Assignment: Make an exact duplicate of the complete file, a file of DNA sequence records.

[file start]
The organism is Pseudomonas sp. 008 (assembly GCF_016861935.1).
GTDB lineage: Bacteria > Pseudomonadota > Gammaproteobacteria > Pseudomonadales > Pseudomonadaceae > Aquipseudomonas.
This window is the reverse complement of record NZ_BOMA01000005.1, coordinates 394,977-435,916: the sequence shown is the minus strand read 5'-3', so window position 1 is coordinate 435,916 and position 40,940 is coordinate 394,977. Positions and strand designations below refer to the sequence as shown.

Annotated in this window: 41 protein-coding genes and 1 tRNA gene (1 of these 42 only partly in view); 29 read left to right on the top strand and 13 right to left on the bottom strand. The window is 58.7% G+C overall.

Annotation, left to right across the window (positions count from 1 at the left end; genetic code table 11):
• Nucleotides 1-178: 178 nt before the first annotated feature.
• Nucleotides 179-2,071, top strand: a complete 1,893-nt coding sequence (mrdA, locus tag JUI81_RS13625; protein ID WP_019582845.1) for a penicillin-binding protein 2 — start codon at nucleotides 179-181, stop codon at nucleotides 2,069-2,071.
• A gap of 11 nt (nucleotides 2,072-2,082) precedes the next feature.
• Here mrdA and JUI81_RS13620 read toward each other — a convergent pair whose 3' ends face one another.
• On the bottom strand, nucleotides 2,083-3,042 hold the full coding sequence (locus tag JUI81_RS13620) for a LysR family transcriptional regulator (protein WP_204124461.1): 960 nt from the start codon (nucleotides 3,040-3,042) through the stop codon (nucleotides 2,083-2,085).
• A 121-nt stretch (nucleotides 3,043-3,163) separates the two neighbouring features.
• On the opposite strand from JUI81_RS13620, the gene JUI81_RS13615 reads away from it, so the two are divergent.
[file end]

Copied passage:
The organism is Pseudomonas sp. 008 (assembly GCF_016861935.1).
GTDB lineage: Bacteria > Pseudomonadota > Gammaproteobacteria > Pseudomonadales > Pseudomonadaceae > Aquipseudomonas.
This window is the reverse complement of record NZ_BOMA01000005.1, coordinates 394,977-435,916: the sequence shown is the minus strand read 5'-3', so window position 1 is coordinate 435,916 and position 40,940 is coordinate 394,977. Positions and strand designations below refer to the sequence as shown.

Annotated in this window: 41 protein-coding genes and 1 tRNA gene (1 of these 42 only partly in view); 29 read left to right on the top strand and 13 right to left on the bottom strand. The window is 58.7% G+C overall.

Annotation, left to right across the window (positions count from 1 at the left end; genetic code table 11):
• Nucleotides 1-178: 178 nt before the first annotated feature.
• Nucleotides 179-2,071, top strand: a complete 1,893-nt coding sequence (mrdA, locus tag JUI81_RS13625; protein ID WP_019582845.1) for a penicillin-binding protein 2 — start codon at nucleotides 179-181, stop codon at nucleotides 2,069-2,071.
• A gap of 11 nt (nucleotides 2,072-2,082) precedes the next feature.
• Here mrdA and JUI81_RS13620 read toward each other — a convergent pair whose 3' ends face one another.
• On the bottom strand, nucleotides 2,083-3,042 hold the full coding sequence (locus tag JUI81_RS13620) for a LysR family transcriptional regulator (protein WP_204124461.1): 960 nt from the start codon (nucleotides 3,040-3,042) through the stop codon (nucleotides 2,083-2,085).
• A 121-nt stretch (nucleotides 3,043-3,163) separates the two neighbouring features.
• On the opposite strand from JUI81_RS13620, the gene JUI81_RS13615 reads away from it, so the two are divergent.